In any case, and for every topic, there will be insights that students can provide for their readers. That, to me, is one of the key factors when I decide if I should award an A for this essay. Does it add value to the reader? Insights are hidden connections revealed. The “I didn’t see it that way before” moment.

For instance, let’s try this as our first exercise, and you can feel free to comment in the comment section below. 

I will save you the hassle of writing a full essay, but let this be a simple thought exercise. Assuming you are planning to augment your views with 3 points. What would your 3 points be?*You are free to employ the “counterargument-rebuttal” strategy, or the “cause and effect” strategy, or the good old linear presentation of your points.*

“Love is an action. What are your views?”

Don’t cheat. Have a little brain exercise before reading the one below which I thought was pretty interesting. It is pertaining to the above topic on love.

Age old wisdom have guided and moulded our understanding of love as an emotion that promises the flutters in our stomach, or the guaranteed smile on our faces before we go to bed each night whenever we reminisce of a certain ‘lovely’ incident with our loved one. That love is of a consequence, where we do therefore we love, rather than a decision. If the former is true, then it is nothing but mere narcissism, where self-serving desires are met through the guise of “loving someone”. This is also assuming that “loving someone” is an action, not a state of mind or emotion. In this paper, I challenge the notion and would argue that love is an identity, where we love therefore we do.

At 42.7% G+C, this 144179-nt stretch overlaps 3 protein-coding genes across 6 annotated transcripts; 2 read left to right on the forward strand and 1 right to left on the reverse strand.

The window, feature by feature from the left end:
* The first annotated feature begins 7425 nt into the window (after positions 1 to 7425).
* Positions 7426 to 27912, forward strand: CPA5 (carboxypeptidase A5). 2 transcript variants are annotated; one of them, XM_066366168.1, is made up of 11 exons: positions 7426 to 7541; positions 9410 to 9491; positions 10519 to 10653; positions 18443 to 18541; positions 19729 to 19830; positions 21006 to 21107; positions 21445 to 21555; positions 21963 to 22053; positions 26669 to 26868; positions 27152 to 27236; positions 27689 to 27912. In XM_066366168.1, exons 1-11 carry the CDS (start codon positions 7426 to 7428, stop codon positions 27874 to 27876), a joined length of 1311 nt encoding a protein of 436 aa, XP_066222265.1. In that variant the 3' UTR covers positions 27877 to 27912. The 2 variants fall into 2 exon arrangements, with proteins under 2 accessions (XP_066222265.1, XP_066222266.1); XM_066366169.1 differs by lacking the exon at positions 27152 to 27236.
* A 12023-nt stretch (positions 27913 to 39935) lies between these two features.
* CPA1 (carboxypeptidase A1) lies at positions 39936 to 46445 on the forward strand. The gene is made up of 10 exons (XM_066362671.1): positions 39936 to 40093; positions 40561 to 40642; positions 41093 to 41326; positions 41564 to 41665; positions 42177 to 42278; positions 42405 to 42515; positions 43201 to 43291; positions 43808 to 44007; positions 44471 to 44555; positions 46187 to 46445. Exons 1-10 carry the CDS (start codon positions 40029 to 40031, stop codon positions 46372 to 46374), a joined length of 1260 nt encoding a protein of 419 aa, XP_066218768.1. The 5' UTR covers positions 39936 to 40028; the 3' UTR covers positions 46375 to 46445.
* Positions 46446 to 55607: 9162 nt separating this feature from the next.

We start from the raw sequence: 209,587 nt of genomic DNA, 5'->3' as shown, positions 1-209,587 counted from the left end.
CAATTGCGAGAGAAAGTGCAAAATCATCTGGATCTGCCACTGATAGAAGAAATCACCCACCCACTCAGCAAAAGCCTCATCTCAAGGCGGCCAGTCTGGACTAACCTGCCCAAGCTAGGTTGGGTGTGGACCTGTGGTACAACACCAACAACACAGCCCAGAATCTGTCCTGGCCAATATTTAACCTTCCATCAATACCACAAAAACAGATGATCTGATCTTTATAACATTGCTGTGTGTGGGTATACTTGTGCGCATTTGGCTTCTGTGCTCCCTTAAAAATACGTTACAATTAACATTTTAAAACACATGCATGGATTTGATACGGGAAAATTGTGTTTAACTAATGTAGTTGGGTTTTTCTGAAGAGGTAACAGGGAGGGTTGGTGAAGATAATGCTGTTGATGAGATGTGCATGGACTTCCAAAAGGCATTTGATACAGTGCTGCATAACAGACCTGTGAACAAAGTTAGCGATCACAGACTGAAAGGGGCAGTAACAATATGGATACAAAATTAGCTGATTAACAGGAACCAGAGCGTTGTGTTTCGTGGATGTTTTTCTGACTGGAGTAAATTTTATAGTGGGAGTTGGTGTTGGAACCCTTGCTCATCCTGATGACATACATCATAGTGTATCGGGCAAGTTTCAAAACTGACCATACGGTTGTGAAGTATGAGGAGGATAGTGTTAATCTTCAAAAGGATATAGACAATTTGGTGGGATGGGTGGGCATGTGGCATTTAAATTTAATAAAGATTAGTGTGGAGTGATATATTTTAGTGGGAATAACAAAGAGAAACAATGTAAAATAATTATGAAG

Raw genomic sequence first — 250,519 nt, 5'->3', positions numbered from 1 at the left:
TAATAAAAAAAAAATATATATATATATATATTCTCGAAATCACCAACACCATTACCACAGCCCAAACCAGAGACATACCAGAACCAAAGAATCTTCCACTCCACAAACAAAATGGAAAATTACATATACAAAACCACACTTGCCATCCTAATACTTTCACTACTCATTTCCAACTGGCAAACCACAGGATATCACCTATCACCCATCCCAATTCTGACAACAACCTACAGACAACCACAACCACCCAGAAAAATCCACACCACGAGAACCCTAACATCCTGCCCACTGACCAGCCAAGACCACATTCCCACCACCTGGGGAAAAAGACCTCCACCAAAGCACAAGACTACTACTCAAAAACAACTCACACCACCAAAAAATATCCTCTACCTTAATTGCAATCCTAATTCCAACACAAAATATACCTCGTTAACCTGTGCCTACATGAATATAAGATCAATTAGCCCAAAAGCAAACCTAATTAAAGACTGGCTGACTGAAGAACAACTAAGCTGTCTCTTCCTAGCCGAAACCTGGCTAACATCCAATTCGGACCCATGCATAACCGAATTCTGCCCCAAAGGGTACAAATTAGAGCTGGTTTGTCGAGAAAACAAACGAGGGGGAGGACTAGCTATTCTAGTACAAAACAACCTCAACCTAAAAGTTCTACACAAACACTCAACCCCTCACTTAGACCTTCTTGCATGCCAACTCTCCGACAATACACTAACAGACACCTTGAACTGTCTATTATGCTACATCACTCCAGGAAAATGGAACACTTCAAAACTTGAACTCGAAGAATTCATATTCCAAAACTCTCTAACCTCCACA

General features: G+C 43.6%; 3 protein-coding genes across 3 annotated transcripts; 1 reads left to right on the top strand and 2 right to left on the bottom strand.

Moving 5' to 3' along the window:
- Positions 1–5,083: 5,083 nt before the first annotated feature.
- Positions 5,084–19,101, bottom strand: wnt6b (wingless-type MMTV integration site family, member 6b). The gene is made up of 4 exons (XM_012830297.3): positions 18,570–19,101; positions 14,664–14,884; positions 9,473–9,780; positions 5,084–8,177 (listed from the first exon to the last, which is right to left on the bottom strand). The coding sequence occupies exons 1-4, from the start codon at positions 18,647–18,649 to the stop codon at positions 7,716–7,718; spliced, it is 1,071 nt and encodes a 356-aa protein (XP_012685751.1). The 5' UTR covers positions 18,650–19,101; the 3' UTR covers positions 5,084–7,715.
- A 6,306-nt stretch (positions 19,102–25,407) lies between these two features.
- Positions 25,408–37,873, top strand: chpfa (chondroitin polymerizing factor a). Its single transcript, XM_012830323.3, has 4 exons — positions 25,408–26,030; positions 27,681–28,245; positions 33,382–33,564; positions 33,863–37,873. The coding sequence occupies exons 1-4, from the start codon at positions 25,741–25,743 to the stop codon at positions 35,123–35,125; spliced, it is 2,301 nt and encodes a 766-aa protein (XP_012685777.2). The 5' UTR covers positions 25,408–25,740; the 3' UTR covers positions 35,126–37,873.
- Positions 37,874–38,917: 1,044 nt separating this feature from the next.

Firstly, on the premise of love being a relationship between two people, one can envy another’s relationship style or flair, and another could boast of how often and openly they declare their love for one another. However, love isn’t just about the act of it, or worse, a showcase for others to envy. Love is an identity, where you love because you simply do. Love does not demand anything in return, but humans do. Love does not demand attention, where acts of love are often “caught on social media”, but it is the narcissism of humans who serve themselves in the guise of “loving another”. Love is an identity and the act of love is done to another with no intention of getting something else back. Take the mother’s love in the animal kingdom. The lioness mother is almost not guaranteed any form of gratitude when their cub grows up and leaves the pride, but the mother gave because she loves her cub, not because she wants the cub to repay her with gratitude. Despite and in spite of the lack of returns, the mother loved because it was her identity as a mother that empowers her to do so. Not that of a transaction, where I give to get, but one premised on identity, where I give because I am. Upon her identity as a mother, love is consequentially displayed as an action, where she would provide for, nurture, or even die for her loved one. Hence, love is an identity, and actions are mere by-products of it.